Intel found itself in this situation earlier this week after (mis-)managing the hiring and firing of Chinese standup comedian Yang Li as its brand ambassador.

Whatever the company did was met with criticism from male and/or female customers:

本来公司是一片好心,但是因为代言人翻车事件,就搞的是猪八戒照镜子,里外不是人 - the company was well-meaning but because of the brand ambassador disaster it found itself in an impossible situation, upsetting everyone

More on this story below.

Share Slow Chinese 每周漫闻


2. New Word: “epic proportions” 史诗级 (Shǐshī jí)

This tongue-twister is how Intel’s self-inflicted brand ambassador disaster was described following a backlash from male followers, and then female followers, and then everyone, earlier in the week.

It was a:

史诗级营销灾难 (Shǐshī jí yíngxiāo zāinàn) - marketing disaster of epic proportions

This is one of a number of recent ‘car crash’ events of brand ambassadors in China:

品牌代言人翻车事件 (Pǐnpái dàiyánrén fānchē shìjiàn) - brand ambassador car crash events

Stand-up comedian Yang Li (杨笠) was hired by Intel for a campaign that started last Friday, using a play on words of her ‘average but confident’ (普确信) sketch criticising men, to highlight the high standards of its new laptop:

英特尔的眼光太高了,比我挑对象的眼光都高 - Intels standards are so high; even higher than my own in choosing a partner

Intel was hit by a wave of male criticism, alleging that Intel customers, who apparently are mostly men, were offended by Yang Li. Intel quickly and inelegantly took the ad down, leading to an opposing wave of female criticism:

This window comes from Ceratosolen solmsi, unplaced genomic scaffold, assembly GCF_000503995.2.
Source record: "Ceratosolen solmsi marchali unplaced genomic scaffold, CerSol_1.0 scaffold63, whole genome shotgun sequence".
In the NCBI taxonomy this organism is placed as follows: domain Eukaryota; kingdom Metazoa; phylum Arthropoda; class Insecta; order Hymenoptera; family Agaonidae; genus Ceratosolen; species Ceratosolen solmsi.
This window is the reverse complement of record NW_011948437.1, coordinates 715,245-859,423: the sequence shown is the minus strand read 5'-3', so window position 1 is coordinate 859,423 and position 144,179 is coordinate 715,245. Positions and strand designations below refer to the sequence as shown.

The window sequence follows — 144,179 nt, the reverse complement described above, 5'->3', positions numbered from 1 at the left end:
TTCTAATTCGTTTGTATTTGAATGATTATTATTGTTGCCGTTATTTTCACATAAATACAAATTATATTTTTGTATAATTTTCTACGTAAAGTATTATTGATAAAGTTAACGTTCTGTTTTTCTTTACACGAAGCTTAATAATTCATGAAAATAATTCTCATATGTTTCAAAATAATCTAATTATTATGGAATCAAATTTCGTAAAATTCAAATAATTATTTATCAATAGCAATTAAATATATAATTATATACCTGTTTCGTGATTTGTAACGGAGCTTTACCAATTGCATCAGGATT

女的只要张口说一句话就会被认为是女权,男的怎么骂都没有关系 - so women are accused of being feminists on simply opening their mouths; and men can say what they want!

Another recent car crash, not quite as epic, but similar for other reasons, was male comedian Li Dan (李诞) being hired as brand ambassador by Chinese female underwear brand Ubras, whose words understandably infuriated women:

 一个让女性轻松躺赢的职场装备 - “make it easy for women to win in the workplace lying down”

It doesn’t take a marketing genius to realise that’s not going to wash.

Yang Li, on the other hand, seemed to cause offence simply because of what she represents to some men, who apparently lack a sense of humour - proving her point made in this brilliant sketch.

Both Yang Li and Li Dan caused offence by wading into an emotive topic in China: antagonising the opposite sex.

性别对立 (Xìngbié duìlì) - antagonising the opposite sex; also 男女对立

Useful words

From a language learning perspective, there’s nothing like a bit of good-humoured antagonism that’s gone horribly wrong to pick up some new words in Chinese.